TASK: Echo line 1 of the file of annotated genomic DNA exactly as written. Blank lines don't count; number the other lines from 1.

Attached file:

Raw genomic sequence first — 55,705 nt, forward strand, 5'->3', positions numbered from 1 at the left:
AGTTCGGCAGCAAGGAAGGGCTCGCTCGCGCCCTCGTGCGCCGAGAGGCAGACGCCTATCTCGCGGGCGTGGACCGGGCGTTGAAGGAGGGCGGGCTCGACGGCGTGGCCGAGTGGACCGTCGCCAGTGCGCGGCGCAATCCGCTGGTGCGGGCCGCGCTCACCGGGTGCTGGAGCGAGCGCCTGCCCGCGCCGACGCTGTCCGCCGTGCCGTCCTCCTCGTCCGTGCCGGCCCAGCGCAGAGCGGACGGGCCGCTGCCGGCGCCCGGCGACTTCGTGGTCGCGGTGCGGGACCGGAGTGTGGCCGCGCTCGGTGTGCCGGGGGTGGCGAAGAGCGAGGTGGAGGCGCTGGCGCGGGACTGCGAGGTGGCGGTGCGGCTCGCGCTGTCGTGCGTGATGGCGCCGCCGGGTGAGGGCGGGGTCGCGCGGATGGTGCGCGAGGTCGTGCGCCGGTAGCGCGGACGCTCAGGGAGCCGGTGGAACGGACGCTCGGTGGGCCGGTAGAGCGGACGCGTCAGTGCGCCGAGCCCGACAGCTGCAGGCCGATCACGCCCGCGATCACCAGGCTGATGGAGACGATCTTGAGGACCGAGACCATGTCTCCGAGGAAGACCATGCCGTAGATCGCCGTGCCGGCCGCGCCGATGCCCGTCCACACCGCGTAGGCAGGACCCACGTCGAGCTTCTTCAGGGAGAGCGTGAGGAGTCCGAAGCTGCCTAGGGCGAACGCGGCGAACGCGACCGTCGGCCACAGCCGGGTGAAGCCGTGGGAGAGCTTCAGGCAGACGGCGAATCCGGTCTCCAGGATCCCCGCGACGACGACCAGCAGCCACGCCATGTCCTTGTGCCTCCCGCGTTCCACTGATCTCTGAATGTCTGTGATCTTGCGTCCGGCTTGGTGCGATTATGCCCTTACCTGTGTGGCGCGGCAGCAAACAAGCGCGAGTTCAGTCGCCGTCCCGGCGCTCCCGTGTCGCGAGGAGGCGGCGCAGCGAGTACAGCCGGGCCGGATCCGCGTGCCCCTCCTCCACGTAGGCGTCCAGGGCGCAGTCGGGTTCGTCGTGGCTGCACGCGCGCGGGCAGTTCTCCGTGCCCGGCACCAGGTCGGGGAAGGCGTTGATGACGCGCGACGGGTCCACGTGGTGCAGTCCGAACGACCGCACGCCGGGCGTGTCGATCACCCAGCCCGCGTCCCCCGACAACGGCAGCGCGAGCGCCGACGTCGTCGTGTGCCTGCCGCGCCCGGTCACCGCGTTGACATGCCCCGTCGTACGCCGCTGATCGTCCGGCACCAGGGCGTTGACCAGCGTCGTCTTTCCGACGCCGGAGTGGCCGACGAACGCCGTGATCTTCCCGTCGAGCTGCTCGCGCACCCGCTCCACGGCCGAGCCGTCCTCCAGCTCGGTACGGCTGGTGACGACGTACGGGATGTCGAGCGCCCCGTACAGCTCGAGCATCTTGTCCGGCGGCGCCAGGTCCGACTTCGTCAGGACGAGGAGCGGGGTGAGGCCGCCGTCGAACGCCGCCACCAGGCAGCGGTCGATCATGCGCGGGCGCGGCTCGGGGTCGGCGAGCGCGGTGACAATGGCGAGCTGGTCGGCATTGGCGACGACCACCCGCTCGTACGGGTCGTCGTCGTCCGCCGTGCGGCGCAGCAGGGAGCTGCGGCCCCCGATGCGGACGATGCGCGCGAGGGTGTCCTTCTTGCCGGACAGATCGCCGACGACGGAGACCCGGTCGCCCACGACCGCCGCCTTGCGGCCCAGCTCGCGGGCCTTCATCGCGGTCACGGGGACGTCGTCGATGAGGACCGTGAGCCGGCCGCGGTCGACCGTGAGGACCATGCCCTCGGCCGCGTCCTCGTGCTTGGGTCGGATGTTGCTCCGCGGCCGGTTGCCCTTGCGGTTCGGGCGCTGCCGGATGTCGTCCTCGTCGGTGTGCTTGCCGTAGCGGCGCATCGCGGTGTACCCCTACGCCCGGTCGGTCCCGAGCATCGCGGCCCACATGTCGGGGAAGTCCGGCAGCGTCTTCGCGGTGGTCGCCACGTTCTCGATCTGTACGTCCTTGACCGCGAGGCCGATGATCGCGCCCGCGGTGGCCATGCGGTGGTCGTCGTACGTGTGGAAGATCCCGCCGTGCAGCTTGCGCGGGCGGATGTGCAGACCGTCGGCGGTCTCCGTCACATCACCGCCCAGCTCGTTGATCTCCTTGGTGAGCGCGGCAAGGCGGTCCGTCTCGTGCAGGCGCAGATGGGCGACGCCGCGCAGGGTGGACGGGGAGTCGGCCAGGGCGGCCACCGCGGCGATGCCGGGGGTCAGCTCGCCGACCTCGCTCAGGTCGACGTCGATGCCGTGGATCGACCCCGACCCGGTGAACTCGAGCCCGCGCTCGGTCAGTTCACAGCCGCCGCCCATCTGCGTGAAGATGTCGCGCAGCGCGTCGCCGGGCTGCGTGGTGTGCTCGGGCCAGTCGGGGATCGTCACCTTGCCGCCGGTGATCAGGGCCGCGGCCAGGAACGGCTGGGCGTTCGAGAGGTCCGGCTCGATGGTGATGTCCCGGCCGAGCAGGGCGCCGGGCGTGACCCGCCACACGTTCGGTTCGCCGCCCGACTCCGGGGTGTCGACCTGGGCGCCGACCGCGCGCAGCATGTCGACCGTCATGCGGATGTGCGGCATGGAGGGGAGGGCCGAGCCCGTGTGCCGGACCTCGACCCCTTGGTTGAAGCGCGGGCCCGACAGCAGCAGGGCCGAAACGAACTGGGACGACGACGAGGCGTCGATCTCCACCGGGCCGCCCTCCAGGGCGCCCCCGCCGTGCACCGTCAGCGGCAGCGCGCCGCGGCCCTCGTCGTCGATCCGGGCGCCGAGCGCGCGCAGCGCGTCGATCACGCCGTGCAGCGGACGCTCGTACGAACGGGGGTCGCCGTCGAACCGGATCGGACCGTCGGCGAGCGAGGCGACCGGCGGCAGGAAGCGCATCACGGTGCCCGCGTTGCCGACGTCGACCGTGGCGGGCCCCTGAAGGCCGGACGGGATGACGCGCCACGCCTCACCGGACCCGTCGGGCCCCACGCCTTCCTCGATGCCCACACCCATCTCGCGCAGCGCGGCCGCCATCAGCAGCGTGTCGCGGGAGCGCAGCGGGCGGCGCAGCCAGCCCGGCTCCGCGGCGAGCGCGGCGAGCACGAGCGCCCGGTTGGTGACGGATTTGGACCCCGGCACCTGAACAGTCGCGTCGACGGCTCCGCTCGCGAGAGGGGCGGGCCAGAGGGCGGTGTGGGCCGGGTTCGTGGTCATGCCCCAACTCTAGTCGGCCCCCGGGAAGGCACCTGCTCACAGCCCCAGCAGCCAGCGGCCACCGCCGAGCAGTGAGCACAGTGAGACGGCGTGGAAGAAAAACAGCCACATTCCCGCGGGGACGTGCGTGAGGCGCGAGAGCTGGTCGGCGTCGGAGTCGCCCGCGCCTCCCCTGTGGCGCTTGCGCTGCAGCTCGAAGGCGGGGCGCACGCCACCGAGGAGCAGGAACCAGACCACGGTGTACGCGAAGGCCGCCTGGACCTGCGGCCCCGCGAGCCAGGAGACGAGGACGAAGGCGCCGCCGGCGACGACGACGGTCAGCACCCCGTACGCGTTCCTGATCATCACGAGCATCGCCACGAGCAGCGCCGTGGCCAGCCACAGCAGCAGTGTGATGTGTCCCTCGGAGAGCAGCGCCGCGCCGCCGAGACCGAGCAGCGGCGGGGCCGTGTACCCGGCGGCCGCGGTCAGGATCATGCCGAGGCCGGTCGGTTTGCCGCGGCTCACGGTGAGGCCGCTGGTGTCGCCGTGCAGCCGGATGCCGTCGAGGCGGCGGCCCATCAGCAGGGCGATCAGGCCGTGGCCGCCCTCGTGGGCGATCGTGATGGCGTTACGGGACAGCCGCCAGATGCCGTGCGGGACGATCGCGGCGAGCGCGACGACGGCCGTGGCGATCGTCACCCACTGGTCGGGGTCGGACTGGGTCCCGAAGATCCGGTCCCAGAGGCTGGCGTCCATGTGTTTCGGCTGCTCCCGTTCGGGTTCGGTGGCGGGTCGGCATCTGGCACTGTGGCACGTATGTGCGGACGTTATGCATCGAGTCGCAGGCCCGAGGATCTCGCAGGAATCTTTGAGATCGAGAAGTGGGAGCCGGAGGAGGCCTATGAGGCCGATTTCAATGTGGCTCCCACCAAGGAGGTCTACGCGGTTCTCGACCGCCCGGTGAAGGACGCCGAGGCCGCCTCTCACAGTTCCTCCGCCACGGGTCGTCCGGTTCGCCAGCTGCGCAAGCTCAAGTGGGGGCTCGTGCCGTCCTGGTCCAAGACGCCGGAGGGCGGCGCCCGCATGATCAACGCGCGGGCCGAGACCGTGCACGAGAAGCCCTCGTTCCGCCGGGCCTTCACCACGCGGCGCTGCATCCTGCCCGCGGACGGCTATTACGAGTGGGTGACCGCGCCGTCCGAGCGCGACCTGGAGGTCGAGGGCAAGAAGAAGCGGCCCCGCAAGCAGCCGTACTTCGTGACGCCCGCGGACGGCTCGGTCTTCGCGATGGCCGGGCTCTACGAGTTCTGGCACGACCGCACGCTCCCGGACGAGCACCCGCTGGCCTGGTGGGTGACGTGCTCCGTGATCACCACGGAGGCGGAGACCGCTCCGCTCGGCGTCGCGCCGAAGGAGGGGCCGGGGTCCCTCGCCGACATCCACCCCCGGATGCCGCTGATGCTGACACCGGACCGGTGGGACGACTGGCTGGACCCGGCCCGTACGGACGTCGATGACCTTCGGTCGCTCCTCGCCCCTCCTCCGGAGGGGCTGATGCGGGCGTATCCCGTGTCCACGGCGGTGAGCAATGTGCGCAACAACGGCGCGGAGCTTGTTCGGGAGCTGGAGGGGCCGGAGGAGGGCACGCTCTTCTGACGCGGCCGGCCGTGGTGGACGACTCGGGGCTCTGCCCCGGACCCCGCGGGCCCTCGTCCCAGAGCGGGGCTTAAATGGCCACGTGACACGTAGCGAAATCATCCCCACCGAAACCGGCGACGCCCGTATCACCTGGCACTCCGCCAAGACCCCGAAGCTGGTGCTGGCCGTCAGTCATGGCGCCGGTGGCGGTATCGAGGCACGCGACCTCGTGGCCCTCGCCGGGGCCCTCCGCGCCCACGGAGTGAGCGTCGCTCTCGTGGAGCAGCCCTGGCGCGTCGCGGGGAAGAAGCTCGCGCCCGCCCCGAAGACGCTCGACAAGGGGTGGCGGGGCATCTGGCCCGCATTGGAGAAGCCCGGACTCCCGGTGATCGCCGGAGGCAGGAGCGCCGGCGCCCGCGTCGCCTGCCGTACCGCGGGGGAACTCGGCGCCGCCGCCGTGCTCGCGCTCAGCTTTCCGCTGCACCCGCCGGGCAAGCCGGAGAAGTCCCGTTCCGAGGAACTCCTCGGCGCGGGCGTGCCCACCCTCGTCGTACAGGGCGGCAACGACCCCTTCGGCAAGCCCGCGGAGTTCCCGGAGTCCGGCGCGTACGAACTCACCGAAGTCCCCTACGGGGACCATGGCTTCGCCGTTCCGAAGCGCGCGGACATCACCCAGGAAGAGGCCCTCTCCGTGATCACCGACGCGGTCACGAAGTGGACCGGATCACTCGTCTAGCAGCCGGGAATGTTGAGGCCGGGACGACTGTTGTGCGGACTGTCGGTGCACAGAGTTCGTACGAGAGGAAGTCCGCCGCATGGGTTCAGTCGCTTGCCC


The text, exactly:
Raw genomic sequence first — 55,705 nt, forward strand, 5'->3', positions numbered from 1 at the left: